When five British detainees were returned from Guantanamo in March 2004, the biggest clue to what would happen to them next was given by the then Home Secretary, David Blunkett.
He said that none was a threat to British security.
And, indeed, none has faced any further sanction.
In foreshadowing the release of the remaining four British citizens from Guantanamo, the Foreign Secretary, Jack Straw, was more ambiguous in his choice of words.
But in saying that some of the 200 detainees freed by the US had returned to terrorism, he was probably hinting that the decision on whether to charge any of the four - Moazzam Begg, Martin Mubanga, Feroz Abassi and Richard Belmar - may be less clear-cut.
Whatever the eventual outcome, it is likely that the four will be arrested in the UK under a section of the Terrorism Act 2000 prohibiting involvement in the commission, preparation or instigation of acts of terrorism.
They will be questioned by officers from Scotland Yard's anti-terrorist branch and a decision on any prosecution taken by the Crown Prosecution Service.
They can be held up to 14 days without charge.
Short of a direct admission of complicity, it seems improbable that "evidence" obtained from interrogations carried out at Guantanamo would, on its own, be sufficient to form the basis of a UK prosecution.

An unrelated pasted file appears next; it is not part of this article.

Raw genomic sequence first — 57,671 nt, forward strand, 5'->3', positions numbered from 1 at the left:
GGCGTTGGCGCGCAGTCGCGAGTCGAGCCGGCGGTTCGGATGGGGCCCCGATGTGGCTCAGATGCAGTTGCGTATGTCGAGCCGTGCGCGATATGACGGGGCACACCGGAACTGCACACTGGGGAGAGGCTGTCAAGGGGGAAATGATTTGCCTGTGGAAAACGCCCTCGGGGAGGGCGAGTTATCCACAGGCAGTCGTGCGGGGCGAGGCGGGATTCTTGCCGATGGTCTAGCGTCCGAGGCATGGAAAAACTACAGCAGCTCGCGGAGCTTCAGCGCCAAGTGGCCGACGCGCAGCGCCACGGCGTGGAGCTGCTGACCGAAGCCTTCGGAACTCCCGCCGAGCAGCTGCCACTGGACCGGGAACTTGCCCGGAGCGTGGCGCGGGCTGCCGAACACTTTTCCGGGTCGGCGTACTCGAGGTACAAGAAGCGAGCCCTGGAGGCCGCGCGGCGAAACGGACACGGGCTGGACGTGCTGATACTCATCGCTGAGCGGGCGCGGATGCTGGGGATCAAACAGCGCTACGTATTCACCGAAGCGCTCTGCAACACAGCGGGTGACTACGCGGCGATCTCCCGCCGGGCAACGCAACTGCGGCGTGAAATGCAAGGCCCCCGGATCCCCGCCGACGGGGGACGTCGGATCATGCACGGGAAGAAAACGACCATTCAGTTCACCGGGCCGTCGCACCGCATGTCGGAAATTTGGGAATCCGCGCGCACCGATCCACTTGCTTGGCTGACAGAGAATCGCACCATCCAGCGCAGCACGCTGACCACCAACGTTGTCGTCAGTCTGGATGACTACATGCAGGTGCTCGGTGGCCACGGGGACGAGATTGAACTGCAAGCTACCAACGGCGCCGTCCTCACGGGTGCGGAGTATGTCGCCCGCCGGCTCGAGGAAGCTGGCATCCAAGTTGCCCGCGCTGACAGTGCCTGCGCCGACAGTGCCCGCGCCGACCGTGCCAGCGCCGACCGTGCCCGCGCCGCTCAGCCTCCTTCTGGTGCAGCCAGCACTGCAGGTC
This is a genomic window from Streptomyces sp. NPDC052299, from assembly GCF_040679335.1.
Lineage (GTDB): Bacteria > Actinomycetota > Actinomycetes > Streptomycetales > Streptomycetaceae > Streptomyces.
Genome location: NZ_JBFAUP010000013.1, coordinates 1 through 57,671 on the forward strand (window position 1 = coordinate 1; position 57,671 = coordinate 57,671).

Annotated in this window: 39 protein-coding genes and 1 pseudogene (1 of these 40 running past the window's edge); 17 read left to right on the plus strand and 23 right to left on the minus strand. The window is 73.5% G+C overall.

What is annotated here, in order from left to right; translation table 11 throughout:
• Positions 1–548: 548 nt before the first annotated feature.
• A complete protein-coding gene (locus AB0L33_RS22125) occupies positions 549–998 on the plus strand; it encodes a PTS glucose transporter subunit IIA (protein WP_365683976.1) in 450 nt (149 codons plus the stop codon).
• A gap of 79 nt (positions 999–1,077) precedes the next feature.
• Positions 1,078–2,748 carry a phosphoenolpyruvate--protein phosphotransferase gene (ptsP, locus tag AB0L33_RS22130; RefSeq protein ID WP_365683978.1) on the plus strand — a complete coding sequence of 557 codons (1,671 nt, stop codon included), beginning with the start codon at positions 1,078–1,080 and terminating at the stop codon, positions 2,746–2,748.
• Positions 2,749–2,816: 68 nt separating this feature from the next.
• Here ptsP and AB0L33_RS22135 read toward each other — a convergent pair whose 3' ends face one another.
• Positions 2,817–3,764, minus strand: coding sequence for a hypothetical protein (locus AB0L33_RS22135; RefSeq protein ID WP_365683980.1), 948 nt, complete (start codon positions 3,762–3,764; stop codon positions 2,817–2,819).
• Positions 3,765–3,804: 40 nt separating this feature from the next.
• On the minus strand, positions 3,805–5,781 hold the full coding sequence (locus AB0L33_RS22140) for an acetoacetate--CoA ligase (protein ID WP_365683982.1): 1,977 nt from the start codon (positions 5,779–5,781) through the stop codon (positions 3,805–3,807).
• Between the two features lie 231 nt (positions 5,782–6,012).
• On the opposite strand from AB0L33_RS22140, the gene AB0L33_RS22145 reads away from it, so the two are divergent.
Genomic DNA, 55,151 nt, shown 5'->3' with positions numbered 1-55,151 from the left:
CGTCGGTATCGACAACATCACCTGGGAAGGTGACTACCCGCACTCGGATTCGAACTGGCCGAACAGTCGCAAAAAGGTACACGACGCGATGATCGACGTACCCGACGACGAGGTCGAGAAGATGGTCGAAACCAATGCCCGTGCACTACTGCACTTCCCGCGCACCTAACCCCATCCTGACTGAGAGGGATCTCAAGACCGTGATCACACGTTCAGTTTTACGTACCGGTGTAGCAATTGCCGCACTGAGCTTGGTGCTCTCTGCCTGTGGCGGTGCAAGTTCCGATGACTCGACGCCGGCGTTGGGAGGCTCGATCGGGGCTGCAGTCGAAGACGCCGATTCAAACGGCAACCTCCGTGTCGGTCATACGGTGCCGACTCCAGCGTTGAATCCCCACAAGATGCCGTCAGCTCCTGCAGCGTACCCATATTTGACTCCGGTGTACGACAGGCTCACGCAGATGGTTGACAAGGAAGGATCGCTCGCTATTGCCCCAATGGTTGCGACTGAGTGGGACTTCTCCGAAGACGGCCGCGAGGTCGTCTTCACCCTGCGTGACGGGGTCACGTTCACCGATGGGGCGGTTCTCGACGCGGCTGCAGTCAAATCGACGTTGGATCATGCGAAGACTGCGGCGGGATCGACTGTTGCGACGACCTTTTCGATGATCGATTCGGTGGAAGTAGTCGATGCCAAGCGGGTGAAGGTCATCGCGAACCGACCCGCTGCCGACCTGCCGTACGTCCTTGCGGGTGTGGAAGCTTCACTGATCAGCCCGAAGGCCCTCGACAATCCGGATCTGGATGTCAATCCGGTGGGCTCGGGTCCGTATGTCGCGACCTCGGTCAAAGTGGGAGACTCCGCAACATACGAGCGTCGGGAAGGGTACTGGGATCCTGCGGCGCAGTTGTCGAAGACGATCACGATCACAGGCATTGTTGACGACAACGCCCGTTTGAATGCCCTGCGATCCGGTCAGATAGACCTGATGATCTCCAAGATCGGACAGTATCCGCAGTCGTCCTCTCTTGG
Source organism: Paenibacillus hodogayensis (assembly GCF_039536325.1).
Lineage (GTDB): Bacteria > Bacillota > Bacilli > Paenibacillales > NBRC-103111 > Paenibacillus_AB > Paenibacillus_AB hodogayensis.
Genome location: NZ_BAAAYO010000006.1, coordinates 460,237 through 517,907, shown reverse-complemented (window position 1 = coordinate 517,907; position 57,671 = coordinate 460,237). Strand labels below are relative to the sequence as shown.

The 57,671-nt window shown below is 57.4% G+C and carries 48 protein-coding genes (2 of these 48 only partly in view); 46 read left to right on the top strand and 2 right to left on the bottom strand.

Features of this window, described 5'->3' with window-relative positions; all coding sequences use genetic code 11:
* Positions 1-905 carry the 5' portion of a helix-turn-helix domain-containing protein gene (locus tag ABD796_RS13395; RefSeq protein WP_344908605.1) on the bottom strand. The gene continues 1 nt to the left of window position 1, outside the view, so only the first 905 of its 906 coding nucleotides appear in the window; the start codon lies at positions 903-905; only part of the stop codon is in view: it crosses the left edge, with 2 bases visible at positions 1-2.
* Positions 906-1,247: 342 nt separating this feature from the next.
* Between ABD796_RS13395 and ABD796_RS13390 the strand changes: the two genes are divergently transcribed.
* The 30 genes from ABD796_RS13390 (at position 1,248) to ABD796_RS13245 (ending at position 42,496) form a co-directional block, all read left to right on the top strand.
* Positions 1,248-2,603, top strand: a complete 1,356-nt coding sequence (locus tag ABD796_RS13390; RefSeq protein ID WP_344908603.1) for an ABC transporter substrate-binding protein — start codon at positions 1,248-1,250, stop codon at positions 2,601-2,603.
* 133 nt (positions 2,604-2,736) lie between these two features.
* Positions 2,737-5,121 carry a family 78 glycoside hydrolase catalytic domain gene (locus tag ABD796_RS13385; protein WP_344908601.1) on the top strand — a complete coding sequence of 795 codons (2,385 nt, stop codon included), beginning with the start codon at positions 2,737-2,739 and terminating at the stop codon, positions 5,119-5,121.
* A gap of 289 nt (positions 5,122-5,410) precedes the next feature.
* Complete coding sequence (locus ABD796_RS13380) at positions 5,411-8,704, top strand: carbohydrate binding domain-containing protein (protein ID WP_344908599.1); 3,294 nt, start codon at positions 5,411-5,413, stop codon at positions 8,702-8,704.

The Treason Act applies to those who take up arms against their own country.
But one of the four, Martin Mubanga, was not even seized from a "battlefield" and the evidence against the others rests mainly on allegations that they took part in Al Qaeda training camps so that sanction can almost certainly be ruled out.
Mr Straw told the Commons that there had been "intensive and complex discussions" to address US security concerns.
This may mean that the government has offered some kind of assurance that the men will be kept under surveillance but there is no possibility of details being publicly disclosed.
Meanwhile, two British residents, who are not citizens, are amongst the 550 detainees who continue to be held at Guantanamo.
And the US has signalled its intention to create a permanent prison, holding up to 200 "enemy combatants", there.
The war on terror might be entering a new phase but the implications for human rights have not diminished.